The sequuel, Hades II, is coming out in Early Access in the sceond quarter of next year. I may hop in then or I may wait until it releases as I did with the first game, but either way, I am thrilled that I’ll be able to play it.
The second game is not a game at all. It’s DLC. It’s DLC for Elden Ring. We’ve known there would be DLC, of course, since the game was announced. They put out a still of someone draped on Torrent (the spirit steed) at some point last year). There has been speculation, of course, as to what the DLC will be about, but there has been nowt else from From themselves.
Most people thought there would be a trailer at the Game Awards, but there wasn’t. Me, I’m fine with it coming out whenevr it comes out. I will admit I thought they would release it on Feb. 20th of next year beacuse it would make two years since the game rlease (and they usually release the DLC a year after), but I’m fine with waiting. I just want it to be as good as possible upon release, no matter how long that takes.
I have two actual more actual awards to give out. The first is tongue-in-cheek-ish, and the other is for real.
The game that keeps giving to me and that I keep playing because it’s my favorite (tied) game of all time
We all knew this was coming, right? There was no way I could let a year pass without giving some kind of award to a From game. Yes, I gave one to Armored Core VI, but that was for a game I hadn’t played.
In this case, it’s for a game I’ve played– a hell of a lot. It released in Februrary of 2022, and I’ve been playing it since.
I have platted it the old-fashioned way (playing through it three times for the three endings needed for the hundo chievo), and then I kept on playing it. I have a sttronk character and a character that is loosely following Aunty Finchy’s (RKG character) dex adventures. Which is hard as hell for me, by the way. I cannot do dex. I have a few other characters as well. I have put several hundred hours into the game, and I will keep on playing it. Next up is a dex/arcane/bleed build!
The game that hit me hardest in the feels
Not all games have to be sprawling open world games. Not all games have to be hundreds of hours of gameplay time. Not all games have to be visually stunning and include intricate levels.
In this case, there was one game by an indie developer (Visai Studios) that I was looking forward to playing. It was a light cooking sim, but it was more about family ties. And it utterly broke me. I was expecting it to be–well, I’m not quite sure what I was expecting.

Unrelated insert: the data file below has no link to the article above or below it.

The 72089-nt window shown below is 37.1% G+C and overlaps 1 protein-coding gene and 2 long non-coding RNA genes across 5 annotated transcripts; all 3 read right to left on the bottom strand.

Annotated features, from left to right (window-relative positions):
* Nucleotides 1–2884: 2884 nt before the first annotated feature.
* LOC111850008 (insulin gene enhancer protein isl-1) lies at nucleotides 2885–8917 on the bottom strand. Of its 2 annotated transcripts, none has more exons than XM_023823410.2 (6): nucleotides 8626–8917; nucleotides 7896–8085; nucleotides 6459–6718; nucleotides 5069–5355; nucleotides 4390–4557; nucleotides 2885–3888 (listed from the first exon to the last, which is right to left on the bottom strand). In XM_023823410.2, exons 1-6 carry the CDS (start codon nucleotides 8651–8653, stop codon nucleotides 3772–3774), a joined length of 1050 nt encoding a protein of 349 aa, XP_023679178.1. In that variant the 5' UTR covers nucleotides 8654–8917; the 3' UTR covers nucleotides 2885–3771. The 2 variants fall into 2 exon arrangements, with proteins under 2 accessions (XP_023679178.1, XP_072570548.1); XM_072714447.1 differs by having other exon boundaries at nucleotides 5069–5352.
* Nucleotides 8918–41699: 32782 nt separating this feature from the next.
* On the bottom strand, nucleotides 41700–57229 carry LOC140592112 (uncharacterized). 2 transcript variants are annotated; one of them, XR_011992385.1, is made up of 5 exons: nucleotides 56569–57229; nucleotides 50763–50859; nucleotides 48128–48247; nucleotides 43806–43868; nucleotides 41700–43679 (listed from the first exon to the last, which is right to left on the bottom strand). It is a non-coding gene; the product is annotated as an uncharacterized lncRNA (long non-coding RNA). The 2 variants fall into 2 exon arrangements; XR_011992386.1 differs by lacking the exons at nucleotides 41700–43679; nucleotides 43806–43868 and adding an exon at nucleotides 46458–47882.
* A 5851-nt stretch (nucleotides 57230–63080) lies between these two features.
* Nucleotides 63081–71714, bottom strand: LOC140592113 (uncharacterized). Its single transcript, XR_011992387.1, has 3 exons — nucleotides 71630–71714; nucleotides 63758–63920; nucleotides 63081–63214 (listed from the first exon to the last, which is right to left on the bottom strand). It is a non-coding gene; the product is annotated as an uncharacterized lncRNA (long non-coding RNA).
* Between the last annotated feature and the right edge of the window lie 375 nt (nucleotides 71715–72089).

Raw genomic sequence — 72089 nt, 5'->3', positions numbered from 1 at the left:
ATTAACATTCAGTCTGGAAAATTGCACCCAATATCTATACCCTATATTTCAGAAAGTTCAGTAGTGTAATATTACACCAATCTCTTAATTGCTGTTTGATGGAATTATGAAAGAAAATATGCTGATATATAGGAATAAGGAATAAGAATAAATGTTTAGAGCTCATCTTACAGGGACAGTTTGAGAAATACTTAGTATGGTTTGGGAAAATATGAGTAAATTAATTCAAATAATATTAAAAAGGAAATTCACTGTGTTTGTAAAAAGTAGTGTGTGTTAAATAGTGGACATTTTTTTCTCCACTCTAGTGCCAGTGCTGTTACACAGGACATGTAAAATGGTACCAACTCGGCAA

Venba is the titular protagonist of the game. A young Indian woman who had to leave India after marrying her beau who was from a diffreent caste. They emigrated to Canada, where they had difficulty adjusting to Western life. Her husband, Paavalan, is having difficulty finding anything other than a menial job. This was in the eighties, I think? Or the nineties? Venba had been a teacher in India, but can only manage to be a substitute in Canada.
They are struggling. They consider going back to India when Venba finds out she’s pregnant. She tells her husband by making three idlis (fermented lentil cake) with faces instead of the two she usually made.
If I had’nt already bought into the premise of the game, I might have found that twee. But for whatever reason, I was vibing with the game that I found it poignant. By the way, the art direction is lovely. Just perfect.
The son, Kavin, wants to be Canadian. he doesn’t want to speak Tamil or eat the food Venba makes for him. He has to interpret for his parents when he’s as young as eight. I can so relate to him, even though I don’t speak Chinese or Taiwanese. I did not want to be the weirdo. I wanted to eat American food and I hated my name. Anything that marked me as an outsider, I was not pleased with it. What was brilliant of the game, though, was that it made me sympathetic to Venba as well, more so than I would be to my own mother. I can see why she would want her son to uphold the old traditions, but I was also impatient wit hher. He was Canadian first and foremost, and it was not fair to expect him to hew to traditions that were not a part of his daily life.
The last third of the game absolutely crushed me. I felt it in my heart, and I just could not stop thinking about the game after I played it. I cried my eyes out while playing the game, and I probably will buy it on Steam (I played it for free on Game Pass) to support the developer and hundo achievo it.
I loved this game. It was only a few hours, and the gameplay/cooking part of it was my least-favorite bit. It was the heart and the story that really made it impactful.